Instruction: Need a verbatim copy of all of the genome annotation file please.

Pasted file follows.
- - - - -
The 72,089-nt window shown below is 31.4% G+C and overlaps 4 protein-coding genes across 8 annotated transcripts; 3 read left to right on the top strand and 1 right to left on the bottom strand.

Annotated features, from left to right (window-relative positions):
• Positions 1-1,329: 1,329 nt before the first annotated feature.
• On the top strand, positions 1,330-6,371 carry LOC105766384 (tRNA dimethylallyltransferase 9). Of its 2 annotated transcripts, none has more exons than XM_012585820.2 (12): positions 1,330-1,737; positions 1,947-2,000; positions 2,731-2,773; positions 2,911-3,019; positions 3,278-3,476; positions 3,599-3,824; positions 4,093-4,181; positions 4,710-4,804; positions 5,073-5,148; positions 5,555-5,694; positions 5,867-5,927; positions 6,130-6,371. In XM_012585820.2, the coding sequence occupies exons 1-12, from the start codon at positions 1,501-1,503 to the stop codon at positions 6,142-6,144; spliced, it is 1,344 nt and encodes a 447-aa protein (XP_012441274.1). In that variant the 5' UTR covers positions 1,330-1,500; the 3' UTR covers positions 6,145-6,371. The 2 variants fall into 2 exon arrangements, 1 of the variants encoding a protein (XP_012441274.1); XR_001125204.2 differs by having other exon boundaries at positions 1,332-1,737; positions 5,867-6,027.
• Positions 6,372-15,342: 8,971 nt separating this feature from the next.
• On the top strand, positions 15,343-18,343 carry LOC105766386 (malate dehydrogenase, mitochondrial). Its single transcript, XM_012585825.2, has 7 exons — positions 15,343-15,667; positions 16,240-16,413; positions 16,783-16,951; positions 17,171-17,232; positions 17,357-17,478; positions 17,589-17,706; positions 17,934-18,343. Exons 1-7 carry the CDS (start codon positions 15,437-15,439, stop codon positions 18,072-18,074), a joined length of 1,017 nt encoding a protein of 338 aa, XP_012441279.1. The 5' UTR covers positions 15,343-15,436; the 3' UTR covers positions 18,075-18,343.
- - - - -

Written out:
The 72,089-nt window shown below is 31.4% G+C and overlaps 4 protein-coding genes across 8 annotated transcripts; 3 read left to right on the top strand and 1 right to left on the bottom strand.

Annotated features, from left to right (window-relative positions):
• Positions 1-1,329: 1,329 nt before the first annotated feature.
• On the top strand, positions 1,330-6,371 carry LOC105766384 (tRNA dimethylallyltransferase 9). Of its 2 annotated transcripts, none has more exons than XM_012585820.2 (12): positions 1,330-1,737; positions 1,947-2,000; positions 2,731-2,773; positions 2,911-3,019; positions 3,278-3,476; positions 3,599-3,824; positions 4,093-4,181; positions 4,710-4,804; positions 5,073-5,148; positions 5,555-5,694; positions 5,867-5,927; positions 6,130-6,371. In XM_012585820.2, the coding sequence occupies exons 1-12, from the start codon at positions 1,501-1,503 to the stop codon at positions 6,142-6,144; spliced, it is 1,344 nt and encodes a 447-aa protein (XP_012441274.1). In that variant the 5' UTR covers positions 1,330-1,500; the 3' UTR covers positions 6,145-6,371. The 2 variants fall into 2 exon arrangements, 1 of the variants encoding a protein (XP_012441274.1); XR_001125204.2 differs by having other exon boundaries at positions 1,332-1,737; positions 5,867-6,027.
• Positions 6,372-15,342: 8,971 nt separating this feature from the next.
• On the top strand, positions 15,343-18,343 carry LOC105766386 (malate dehydrogenase, mitochondrial). Its single transcript, XM_012585825.2, has 7 exons — positions 15,343-15,667; positions 16,240-16,413; positions 16,783-16,951; positions 17,171-17,232; positions 17,357-17,478; positions 17,589-17,706; positions 17,934-18,343. Exons 1-7 carry the CDS (start codon positions 15,437-15,439, stop codon positions 18,072-18,074), a joined length of 1,017 nt encoding a protein of 338 aa, XP_012441279.1. The 5' UTR covers positions 15,343-15,436; the 3' UTR covers positions 18,075-18,343.